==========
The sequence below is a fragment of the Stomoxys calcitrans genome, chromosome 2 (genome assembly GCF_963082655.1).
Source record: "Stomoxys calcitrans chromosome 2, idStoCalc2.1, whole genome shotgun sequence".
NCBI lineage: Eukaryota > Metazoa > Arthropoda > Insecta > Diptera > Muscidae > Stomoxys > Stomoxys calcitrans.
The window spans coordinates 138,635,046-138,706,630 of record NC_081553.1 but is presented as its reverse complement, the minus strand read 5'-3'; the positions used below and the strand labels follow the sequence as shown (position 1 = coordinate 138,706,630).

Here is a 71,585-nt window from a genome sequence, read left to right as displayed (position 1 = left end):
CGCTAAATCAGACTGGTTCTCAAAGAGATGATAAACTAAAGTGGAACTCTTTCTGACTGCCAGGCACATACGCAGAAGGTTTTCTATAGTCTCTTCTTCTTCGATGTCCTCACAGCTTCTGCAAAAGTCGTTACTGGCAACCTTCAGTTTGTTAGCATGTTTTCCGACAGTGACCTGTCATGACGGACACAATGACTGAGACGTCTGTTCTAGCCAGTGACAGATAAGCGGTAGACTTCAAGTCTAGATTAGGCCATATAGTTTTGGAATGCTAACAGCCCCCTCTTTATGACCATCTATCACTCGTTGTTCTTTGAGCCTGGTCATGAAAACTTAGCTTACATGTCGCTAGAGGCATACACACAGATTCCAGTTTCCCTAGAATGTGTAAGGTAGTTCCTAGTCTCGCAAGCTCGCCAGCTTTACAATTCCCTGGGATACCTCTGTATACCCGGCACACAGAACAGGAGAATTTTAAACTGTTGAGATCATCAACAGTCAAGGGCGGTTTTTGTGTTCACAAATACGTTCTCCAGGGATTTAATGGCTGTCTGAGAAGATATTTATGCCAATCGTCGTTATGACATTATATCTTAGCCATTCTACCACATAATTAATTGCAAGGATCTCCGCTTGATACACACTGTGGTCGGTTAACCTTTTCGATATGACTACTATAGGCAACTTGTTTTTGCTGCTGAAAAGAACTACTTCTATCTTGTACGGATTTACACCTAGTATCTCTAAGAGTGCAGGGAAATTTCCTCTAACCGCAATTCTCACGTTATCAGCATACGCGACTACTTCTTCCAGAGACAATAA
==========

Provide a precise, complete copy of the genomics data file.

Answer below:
The sequence below is a fragment of the Stomoxys calcitrans genome, chromosome 2 (genome assembly GCF_963082655.1).
Source record: "Stomoxys calcitrans chromosome 2, idStoCalc2.1, whole genome shotgun sequence".
NCBI lineage: Eukaryota > Metazoa > Arthropoda > Insecta > Diptera > Muscidae > Stomoxys > Stomoxys calcitrans.
The window spans coordinates 138,635,046-138,706,630 of record NC_081553.1 but is presented as its reverse complement, the minus strand read 5'-3'; the positions used below and the strand labels follow the sequence as shown (position 1 = coordinate 138,706,630).

Here is a 71,585-nt window from a genome sequence, read left to right as displayed (position 1 = left end):
CGCTAAATCAGACTGGTTCTCAAAGAGATGATAAACTAAAGTGGAACTCTTTCTGACTGCCAGGCACATACGCAGAAGGTTTTCTATAGTCTCTTCTTCTTCGATGTCCTCACAGCTTCTGCAAAAGTCGTTACTGGCAACCTTCAGTTTGTTAGCATGTTTTCCGACAGTGACCTGTCATGACGGACACAATGACTGAGACGTCTGTTCTAGCCAGTGACAGATAAGCGGTAGACTTCAAGTCTAGATTAGGCCATATAGTTTTGGAATGCTAACAGCCCCCTCTTTATGACCATCTATCACTCGTTGTTCTTTGAGCCTGGTCATGAAAACTTAGCTTACATGTCGCTAGAGGCATACACACAGATTCCAGTTTCCCTAGAATGTGTAAGGTAGTTCCTAGTCTCGCAAGCTCGCCAGCTTTACAATTCCCTGGGATACCTCTGTATACCCGGCACACAGAACAGGAGAATTTTAAACTGTTGAGATCATCAACAGTCAAGGGCGGTTTTTGTGTTCACAAATACGTTCTCCAGGGATTTAATGGCTGTCTGAGAAGATATTTATGCCAATCGTCGTTATGACATTATATCTTAGCCATTCTACCACATAATTAATTGCAAGGATCTCCGCTTGATACACACTGTGGTCGGTTAACCTTTTCGATATGACTACTATAGGCAACTTGTTTTTGCTGCTGAAAAGAACTACTTCTATCTTGTACGGATTTACACCTAGTATCTCTAAGAGTGCAGGGAAATTTCCTCTAACCGCAATTCTCACGTTATCAGCATACGCGACTACTTCTTCCAGAGACAATAA